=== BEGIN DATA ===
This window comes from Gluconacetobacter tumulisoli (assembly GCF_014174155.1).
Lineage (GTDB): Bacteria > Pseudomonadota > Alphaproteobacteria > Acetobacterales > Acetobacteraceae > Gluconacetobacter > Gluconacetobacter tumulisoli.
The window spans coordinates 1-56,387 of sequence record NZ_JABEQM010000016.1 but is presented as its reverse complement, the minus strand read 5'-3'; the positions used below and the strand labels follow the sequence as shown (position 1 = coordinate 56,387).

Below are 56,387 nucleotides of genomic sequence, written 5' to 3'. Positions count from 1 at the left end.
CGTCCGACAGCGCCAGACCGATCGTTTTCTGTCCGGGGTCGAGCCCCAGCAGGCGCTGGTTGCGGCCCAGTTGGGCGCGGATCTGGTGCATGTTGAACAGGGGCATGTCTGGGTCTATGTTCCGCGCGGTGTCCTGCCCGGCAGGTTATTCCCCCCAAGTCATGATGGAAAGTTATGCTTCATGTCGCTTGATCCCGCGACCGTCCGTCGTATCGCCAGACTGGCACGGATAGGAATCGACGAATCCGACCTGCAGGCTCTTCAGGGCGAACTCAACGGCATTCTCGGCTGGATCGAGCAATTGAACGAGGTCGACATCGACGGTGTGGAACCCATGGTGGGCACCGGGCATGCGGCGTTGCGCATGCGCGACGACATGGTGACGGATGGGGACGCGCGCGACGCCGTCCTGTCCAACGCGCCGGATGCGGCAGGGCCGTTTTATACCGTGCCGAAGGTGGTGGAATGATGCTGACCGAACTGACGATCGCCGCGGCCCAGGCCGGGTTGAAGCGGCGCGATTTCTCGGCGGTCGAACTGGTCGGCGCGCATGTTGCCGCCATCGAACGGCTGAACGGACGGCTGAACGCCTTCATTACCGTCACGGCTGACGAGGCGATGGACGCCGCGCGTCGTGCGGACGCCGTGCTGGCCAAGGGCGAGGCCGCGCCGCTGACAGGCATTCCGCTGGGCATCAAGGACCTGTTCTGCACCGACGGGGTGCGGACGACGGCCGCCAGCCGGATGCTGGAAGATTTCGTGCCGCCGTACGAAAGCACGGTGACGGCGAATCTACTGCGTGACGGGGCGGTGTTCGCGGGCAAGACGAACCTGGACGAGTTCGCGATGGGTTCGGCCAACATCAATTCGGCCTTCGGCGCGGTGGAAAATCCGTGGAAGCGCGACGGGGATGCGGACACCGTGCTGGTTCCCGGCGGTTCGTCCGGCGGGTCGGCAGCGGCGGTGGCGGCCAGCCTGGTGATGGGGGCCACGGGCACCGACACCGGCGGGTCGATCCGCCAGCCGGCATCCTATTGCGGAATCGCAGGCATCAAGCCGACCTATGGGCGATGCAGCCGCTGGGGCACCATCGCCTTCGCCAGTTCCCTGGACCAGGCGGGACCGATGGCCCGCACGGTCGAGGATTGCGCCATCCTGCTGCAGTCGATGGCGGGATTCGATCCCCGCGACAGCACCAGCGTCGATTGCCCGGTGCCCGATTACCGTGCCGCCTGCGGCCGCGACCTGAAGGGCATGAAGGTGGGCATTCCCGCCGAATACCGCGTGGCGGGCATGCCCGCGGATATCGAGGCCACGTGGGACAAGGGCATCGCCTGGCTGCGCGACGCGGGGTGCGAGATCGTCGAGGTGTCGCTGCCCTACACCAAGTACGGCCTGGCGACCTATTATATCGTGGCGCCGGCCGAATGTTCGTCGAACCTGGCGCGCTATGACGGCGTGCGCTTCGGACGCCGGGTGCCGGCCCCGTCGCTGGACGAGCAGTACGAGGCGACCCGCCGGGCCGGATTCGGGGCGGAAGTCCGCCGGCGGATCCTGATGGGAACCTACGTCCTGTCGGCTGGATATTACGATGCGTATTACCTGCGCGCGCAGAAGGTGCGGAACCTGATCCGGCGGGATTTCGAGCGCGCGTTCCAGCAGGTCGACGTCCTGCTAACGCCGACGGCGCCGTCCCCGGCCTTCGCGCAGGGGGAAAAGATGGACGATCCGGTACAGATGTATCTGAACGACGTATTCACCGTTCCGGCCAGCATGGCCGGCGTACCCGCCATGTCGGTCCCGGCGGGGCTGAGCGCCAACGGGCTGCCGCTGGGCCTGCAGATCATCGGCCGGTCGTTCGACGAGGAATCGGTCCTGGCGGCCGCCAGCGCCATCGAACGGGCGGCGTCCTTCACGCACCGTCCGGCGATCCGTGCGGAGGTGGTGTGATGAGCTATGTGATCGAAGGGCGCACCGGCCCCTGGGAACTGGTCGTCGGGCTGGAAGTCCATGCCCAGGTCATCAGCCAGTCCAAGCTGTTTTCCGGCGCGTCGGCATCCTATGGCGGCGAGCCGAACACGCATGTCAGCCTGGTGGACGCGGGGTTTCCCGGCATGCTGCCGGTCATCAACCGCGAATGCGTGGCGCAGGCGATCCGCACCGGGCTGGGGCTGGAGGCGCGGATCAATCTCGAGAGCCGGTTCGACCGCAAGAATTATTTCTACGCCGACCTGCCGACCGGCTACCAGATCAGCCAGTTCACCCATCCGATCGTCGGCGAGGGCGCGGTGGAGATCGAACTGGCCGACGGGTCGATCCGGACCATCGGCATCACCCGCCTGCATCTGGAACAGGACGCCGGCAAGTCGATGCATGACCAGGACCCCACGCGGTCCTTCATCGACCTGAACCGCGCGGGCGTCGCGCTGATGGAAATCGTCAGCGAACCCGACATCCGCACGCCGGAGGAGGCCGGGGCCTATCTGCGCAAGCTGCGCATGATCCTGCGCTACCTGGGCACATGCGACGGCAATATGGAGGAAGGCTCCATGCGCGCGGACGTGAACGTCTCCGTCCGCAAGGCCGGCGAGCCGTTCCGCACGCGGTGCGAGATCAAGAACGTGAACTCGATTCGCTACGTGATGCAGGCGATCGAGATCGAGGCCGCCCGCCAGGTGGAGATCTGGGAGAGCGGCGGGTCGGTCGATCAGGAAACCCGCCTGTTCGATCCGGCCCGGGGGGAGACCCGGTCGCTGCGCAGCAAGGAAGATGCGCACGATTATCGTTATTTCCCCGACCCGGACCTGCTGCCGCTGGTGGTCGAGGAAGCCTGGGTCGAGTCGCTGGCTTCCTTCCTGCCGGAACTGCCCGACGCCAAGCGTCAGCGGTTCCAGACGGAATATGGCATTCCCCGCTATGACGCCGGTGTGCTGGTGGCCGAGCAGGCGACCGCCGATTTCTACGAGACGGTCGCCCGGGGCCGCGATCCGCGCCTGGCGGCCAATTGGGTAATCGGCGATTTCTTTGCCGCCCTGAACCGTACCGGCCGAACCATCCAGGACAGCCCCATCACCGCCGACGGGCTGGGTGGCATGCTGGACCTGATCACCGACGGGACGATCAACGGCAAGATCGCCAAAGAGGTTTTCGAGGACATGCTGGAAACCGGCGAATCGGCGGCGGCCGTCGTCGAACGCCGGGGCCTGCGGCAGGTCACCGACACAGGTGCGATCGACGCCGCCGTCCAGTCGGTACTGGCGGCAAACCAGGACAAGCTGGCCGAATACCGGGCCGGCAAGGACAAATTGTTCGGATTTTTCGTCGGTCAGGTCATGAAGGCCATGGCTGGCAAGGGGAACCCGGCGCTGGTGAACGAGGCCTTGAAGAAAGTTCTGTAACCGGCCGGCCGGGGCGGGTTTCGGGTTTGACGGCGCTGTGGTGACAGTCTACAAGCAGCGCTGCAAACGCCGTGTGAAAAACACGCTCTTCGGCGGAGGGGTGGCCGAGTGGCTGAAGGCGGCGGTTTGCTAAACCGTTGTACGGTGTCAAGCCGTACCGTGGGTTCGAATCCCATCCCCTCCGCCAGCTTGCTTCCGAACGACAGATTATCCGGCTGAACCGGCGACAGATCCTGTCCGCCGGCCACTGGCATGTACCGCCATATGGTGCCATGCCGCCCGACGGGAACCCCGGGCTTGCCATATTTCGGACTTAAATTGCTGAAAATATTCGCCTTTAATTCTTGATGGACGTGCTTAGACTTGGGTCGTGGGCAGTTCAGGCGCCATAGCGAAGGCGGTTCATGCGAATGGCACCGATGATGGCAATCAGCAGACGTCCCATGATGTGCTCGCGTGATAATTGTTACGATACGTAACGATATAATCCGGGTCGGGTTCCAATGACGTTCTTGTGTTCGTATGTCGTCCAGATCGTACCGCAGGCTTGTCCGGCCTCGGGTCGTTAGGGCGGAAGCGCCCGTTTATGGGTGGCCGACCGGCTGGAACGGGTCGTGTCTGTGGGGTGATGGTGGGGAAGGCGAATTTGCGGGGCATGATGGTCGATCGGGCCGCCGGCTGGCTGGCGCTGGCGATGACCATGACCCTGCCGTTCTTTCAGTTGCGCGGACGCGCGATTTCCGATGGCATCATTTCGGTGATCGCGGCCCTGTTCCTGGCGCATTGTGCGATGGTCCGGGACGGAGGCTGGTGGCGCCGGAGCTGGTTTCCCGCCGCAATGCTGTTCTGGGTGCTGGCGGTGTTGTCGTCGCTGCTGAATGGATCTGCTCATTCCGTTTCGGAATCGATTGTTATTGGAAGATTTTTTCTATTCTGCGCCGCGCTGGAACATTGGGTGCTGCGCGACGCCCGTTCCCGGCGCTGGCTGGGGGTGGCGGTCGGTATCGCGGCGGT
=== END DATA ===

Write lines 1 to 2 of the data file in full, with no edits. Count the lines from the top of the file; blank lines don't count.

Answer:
This window comes from Gluconacetobacter tumulisoli (assembly GCF_014174155.1).
Lineage (GTDB): Bacteria > Pseudomonadota > Alphaproteobacteria > Acetobacterales > Acetobacteraceae > Gluconacetobacter > Gluconacetobacter tumulisoli.